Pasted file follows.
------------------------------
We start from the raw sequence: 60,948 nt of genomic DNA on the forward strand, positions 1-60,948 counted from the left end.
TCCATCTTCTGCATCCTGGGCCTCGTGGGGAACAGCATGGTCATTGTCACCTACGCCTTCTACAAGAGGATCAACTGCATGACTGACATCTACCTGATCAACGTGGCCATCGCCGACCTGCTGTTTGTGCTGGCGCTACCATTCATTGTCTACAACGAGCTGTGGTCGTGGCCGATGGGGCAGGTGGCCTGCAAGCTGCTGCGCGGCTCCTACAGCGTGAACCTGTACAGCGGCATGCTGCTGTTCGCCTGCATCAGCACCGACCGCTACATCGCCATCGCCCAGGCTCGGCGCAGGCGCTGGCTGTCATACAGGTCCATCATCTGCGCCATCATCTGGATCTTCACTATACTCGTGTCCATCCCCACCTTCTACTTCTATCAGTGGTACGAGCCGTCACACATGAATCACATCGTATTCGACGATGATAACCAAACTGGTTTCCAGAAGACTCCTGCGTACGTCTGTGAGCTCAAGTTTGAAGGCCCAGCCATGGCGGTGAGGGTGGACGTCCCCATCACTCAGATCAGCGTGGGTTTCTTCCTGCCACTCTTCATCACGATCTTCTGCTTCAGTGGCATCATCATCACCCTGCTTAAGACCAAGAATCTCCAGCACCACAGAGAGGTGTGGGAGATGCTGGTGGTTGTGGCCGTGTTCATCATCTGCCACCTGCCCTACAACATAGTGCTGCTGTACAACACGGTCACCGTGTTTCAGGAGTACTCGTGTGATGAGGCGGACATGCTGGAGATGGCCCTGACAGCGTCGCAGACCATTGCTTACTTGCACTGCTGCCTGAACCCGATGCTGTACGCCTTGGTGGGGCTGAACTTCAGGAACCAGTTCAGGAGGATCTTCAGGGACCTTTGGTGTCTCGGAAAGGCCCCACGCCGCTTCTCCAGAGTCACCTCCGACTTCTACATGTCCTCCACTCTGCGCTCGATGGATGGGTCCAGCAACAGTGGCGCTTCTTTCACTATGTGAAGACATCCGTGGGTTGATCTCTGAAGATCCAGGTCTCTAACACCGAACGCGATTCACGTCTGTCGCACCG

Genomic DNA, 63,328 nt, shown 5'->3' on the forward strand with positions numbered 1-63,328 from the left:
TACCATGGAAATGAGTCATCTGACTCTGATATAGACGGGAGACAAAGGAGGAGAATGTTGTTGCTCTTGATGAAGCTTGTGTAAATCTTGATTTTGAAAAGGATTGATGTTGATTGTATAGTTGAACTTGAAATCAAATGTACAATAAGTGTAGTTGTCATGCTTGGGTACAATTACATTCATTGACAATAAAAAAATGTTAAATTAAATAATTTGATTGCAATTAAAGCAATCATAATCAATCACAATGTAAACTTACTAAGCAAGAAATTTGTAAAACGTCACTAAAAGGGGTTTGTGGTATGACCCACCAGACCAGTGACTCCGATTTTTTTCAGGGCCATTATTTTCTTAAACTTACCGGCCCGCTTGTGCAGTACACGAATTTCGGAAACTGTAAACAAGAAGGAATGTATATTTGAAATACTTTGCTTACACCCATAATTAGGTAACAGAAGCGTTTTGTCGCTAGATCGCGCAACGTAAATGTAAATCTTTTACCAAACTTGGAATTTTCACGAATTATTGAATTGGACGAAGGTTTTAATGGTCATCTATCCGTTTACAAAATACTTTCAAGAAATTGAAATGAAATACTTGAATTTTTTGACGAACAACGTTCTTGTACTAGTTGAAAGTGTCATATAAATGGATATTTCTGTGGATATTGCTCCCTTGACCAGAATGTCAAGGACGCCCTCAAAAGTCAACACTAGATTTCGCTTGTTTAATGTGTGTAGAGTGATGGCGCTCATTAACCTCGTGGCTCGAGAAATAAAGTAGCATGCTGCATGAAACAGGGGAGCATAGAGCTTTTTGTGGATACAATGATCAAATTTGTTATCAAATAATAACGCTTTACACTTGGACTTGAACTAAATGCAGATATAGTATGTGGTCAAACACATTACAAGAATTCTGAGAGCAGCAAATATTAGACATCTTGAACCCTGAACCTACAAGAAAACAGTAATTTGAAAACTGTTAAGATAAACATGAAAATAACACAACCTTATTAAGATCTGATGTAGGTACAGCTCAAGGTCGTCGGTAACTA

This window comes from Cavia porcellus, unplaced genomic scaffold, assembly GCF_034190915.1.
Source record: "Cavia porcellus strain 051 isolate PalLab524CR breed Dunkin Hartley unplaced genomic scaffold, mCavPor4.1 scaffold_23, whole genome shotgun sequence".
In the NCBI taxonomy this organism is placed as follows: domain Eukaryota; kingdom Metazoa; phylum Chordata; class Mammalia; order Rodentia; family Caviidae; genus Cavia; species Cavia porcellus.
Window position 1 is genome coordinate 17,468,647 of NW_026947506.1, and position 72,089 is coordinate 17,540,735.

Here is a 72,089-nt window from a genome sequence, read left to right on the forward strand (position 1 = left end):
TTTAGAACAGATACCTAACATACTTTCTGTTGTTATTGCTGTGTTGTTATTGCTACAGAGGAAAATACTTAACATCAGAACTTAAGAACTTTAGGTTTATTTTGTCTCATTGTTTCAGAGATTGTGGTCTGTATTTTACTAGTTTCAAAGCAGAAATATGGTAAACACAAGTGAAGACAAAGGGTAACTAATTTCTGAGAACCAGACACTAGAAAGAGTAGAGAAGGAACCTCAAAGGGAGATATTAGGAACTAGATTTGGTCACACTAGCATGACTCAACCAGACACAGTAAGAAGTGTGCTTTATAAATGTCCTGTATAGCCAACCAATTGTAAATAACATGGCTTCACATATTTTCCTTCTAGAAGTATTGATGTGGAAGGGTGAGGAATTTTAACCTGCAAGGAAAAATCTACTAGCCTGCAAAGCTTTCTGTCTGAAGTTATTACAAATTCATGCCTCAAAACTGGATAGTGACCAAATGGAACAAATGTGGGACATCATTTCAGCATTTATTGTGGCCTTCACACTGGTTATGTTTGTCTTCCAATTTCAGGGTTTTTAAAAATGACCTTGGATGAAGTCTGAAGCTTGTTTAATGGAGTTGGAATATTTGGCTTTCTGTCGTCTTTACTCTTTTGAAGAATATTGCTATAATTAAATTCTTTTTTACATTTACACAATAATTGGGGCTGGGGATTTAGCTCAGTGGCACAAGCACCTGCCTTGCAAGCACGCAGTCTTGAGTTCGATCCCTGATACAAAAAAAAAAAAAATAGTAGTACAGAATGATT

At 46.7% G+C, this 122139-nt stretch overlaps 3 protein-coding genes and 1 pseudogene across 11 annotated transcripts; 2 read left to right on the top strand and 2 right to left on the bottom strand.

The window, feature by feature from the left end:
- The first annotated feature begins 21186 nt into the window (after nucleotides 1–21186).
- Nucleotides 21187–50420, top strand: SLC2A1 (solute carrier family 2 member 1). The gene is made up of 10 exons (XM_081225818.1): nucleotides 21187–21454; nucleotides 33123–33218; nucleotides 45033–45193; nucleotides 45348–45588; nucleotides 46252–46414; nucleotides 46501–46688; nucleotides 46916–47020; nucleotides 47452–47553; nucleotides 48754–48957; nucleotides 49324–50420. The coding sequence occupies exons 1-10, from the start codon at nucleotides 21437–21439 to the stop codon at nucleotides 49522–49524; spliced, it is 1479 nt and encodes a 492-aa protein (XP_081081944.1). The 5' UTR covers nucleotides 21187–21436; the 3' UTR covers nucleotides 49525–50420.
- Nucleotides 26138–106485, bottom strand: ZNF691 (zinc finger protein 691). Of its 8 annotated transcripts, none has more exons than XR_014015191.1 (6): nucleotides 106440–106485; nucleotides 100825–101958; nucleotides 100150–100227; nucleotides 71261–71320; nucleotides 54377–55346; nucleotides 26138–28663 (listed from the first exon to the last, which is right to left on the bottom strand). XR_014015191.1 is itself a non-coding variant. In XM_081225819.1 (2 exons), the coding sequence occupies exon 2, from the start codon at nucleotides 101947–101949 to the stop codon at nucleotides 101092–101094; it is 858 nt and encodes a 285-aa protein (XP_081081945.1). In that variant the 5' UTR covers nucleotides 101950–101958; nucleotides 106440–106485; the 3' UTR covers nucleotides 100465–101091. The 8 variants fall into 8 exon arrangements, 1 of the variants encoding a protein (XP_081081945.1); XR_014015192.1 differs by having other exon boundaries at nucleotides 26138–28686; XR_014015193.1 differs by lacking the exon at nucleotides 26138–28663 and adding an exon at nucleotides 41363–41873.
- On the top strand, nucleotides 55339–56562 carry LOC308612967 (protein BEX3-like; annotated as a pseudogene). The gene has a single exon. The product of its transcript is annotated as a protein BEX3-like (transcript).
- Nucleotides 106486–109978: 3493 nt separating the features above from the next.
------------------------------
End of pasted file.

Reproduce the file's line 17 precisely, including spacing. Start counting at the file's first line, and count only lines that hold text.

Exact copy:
- Nucleotides 106486–109978: 3493 nt separating the features above from the next.